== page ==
I taught middle and high school physics, chemistry, physical science, biology, ecology, computer programming, etc for 20 years before returning to Penn State to work on a Ph.D. in science education. During my 20 years of public school teaching, I also coached field hockey, soccer, basketball and softball, and served as athletic director for several years. I was also an EMT and helped start the University of Vermont Rescue Squad. In 1999 when I finished my studies at Penn State I came directly to USM and have served as the science educator in the Teacher Education Department since that time.
Hands-on interactive inquiry learning including ample use of appropriate technology would sum up my philosophy. I share the perspective of Dewey, Piaget, Vygotsky, and other theorists who feel that students need to be an active part of the learning process. In addition, anytime you can bring a student outside of the classroom and connect learning to the rest of the surrounding environment retention of information is enhanced.
I enjoy participating in almost all sports. I hope to keep playing basketball and softball for many more years. I also enjoy being outdoors and hiking, canoeing, fishing, skiing, etc. I like to dabble in nature photography and have been excited about the developments in digital photography. I have a wonderful wife, three older children, two little dogs and a frog.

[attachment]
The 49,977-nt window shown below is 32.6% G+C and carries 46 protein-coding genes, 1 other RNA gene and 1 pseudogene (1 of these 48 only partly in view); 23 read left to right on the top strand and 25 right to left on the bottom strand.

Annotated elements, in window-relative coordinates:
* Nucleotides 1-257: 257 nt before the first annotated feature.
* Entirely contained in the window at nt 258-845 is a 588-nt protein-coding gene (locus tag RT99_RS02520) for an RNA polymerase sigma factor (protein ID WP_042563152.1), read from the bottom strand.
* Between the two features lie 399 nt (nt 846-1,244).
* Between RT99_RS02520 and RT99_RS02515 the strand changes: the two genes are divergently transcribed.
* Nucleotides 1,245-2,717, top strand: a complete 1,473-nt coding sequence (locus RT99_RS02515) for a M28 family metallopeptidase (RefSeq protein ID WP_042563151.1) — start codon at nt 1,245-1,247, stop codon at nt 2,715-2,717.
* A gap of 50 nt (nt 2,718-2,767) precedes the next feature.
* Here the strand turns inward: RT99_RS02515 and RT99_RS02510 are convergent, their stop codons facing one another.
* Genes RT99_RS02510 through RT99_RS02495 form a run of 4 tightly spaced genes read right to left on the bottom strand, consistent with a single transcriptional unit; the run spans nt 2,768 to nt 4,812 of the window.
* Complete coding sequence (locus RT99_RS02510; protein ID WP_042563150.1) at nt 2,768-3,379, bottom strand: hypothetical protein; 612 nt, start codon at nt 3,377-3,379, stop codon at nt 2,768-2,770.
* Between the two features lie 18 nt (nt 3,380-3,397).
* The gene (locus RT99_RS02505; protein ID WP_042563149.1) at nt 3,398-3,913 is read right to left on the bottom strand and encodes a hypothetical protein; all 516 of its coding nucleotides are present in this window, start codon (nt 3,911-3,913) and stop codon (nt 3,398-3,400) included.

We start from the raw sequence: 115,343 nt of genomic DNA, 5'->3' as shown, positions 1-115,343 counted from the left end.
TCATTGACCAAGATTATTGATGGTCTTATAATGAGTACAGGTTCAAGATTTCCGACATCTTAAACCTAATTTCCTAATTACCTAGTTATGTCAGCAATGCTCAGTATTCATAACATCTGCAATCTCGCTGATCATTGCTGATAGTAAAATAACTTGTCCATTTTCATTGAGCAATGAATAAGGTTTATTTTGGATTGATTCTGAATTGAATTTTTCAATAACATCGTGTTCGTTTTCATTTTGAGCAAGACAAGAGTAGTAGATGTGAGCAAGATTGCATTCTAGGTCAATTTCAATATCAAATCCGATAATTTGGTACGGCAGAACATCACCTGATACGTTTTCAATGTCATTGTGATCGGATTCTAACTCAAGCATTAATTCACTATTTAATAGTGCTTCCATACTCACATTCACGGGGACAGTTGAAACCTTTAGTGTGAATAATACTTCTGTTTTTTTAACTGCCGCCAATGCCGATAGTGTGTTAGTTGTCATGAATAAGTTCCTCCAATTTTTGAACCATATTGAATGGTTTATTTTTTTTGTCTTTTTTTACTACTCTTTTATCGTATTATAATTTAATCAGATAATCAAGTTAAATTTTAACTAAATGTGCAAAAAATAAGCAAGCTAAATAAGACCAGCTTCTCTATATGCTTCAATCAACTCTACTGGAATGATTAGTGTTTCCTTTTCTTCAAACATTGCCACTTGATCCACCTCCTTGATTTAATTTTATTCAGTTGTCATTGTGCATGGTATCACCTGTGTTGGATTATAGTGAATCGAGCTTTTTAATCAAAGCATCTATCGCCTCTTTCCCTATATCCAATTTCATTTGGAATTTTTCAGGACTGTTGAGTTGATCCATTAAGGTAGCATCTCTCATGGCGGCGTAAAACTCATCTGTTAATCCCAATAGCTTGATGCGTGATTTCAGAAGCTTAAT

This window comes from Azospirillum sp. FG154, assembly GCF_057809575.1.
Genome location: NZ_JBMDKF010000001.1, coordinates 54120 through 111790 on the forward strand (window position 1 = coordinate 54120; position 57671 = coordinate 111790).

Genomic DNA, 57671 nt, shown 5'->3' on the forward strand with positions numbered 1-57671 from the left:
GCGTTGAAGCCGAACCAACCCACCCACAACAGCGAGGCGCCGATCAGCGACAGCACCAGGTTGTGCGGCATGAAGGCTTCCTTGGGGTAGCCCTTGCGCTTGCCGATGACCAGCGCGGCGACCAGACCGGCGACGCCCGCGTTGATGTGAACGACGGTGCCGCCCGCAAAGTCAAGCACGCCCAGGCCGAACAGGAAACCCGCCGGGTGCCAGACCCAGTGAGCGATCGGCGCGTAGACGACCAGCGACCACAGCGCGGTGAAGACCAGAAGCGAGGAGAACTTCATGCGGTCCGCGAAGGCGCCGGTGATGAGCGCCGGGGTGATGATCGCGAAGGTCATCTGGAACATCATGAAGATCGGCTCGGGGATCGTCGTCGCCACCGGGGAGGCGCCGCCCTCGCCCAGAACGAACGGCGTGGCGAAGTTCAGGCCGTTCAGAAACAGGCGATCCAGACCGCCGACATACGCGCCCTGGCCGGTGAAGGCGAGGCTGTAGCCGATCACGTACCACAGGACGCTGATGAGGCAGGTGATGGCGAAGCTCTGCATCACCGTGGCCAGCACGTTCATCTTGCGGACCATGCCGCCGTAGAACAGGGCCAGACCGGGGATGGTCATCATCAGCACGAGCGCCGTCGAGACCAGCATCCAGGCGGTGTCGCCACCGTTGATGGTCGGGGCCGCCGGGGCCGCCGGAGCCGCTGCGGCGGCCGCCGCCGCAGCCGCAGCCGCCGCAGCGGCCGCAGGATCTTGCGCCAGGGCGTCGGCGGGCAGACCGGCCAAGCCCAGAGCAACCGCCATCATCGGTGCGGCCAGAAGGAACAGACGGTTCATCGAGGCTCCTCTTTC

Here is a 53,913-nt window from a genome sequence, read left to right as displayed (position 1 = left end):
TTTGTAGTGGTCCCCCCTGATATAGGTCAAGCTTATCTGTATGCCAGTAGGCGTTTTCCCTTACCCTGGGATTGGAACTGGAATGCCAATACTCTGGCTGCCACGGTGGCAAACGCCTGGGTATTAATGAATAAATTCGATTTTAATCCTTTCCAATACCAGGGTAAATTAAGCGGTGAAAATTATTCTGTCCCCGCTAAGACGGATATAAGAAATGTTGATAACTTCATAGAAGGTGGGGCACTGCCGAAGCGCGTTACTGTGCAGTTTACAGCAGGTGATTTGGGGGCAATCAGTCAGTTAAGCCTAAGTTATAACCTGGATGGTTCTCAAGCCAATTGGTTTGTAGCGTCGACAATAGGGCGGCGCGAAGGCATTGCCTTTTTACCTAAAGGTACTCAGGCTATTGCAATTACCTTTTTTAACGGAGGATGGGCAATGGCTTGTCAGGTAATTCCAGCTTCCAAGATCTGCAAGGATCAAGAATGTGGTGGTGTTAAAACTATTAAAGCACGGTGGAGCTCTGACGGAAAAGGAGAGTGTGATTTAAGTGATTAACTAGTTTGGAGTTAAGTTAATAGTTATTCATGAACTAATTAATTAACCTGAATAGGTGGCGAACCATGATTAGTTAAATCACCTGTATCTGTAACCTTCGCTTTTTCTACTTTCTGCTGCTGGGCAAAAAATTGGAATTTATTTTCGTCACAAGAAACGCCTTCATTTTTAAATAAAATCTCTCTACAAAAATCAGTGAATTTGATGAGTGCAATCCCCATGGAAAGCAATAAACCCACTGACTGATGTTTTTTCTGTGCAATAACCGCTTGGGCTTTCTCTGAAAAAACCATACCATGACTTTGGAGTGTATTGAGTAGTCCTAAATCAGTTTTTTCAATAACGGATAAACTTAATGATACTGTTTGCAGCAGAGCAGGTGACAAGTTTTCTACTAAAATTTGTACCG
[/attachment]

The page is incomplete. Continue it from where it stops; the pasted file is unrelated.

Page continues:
My research attempts to observe how contextualized interactions between the learner and his or her environment promote the development of deeper understanding of science concepts. The work I am currently participating in builds on a descriptive scholarly paper about "In-the-Field" Inquiry Learning: Pre-Service teachers use hand-held technology to study water quality. Dr. Robert Sanford from the College of Applied Science and Engineering Technology and I are developing pre and post assessments that can be used to gather statistical data about the change in the students' understanding around the concepts of Environmental Science and water quality.